Cardinals Sign Ted Ginn Jr.
Ted Ginn Jr. signed a three-year, $9.75 million deal including $5.2 million guaranteed with the Arizona Cardinals, replacing the outgoing Andre Roberts. The seven-year vet will serve as the number three receiver in Bruce Arians’ pass-happy attack.
Ginn actually had one of the better years of his career last year in Carolina, due in part to the ongoing injury woes of Steve Smith (who only missed one game but was nagged by injuries most of the season). He finished with 36 receptions on 68 targets for 556 yards and a career-high five touchdowns. The touchdowns were mostly of the deep variety, with 40, 47, 25, 36 and 3 yards. He also stood out in the Panthers playoff loss to the San Francisco 49ers – probably a bit of spite for his former team who targeted him only twice in 2012 – with four catches on six targets for 104 yards. Looking a little deeper, he finished 31st in WR Rating, 23rd in fantasy points per snap, and had an overall rating on the year of +5.7.
The challenge for Ginn — as it was for Roberts last season — is that the WR1 and WR2 spots on the team’s depth chart are pretty much entrenched. Larry Fitzgerald is as reliable and durable as they come, with six straight 16-game seasons to go with 954 yards and 10 touchdowns. He finished a little lower in targets (18th), the first time in seven years that he hasn’t been in the top 10. But many of those targets went to Michael Floyd, who finished 26th overall for 1,041 yards.
The common theory on this signing is that with so much attention placed on Fitzgerald and Floyd, Ginn will be a strong deep threat and potential sneaky fantasy play. After all, Carson Palmer finished seventh overall in deep passing attempts and 10th in percentage of attempts that went deep. But are we sure Ginn is a deep threat? Yes, he finished 18th in the league in percentage of his targets that were deep passes (based on receivers who were on the field for a minimum 25% of his team’s deep targets). But he ranked 48th in number of yards per route run and caught only four of his 16 deep targets, a 25% catch rate that ranked him 61st. Moreover, he had a sixth-worst drop rate of 33.3%. Meanwhile, Floyd had a catch rate on deep balls of 34.6% and Fitzgerald had a rate of 26.7% with five touchdowns between them and not a single drop. When Palmer is looking for a big play downfield, are we sure his eyes will be on Ginn?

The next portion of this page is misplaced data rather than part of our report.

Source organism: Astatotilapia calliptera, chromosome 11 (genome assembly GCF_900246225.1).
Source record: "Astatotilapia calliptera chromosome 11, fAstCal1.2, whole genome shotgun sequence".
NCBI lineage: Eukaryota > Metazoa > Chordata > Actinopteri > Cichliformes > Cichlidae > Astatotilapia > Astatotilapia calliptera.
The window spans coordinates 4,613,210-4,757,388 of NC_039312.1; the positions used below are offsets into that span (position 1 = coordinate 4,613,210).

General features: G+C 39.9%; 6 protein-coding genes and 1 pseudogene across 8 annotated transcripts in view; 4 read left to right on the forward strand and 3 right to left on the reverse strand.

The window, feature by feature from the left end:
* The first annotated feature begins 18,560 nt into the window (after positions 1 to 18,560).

The final piece to the puzzle, of course, is the kick return game. It’s expected that Ginn will replace Javier Arenas as lead kick returner while Patrick Peterson will remain the primary punt returner. I would argue that they should consider inserting Ginn into both spots. Arizona ranked 30th in return average on kicks and 31st on punts in 2013. Ginn outperformed both Arenas and Peterson last season: 23.8 average yards on kicks to Arenas’ 21.4 and 12.2 average yards on punts to Peterson’s 6.0. Arenas has yet to score a kick return TD and Peterson is two years removed from his last special teams score; Ginn has three KR and three PR touchdowns in his career. Considering that Peterson is such a key part of the defense, keeping him on special teams seems an unnecessary risk going forward.
In summary, if you play in a league that awards points for special teams yardage, Ginn could have value. But barring injury to Fitzgerald or Floyd, he’ll likely fall somewhere between what he did and what Roberts did in 2013 — 43 catches, 76 targets, 471 yards, and two touchdowns.
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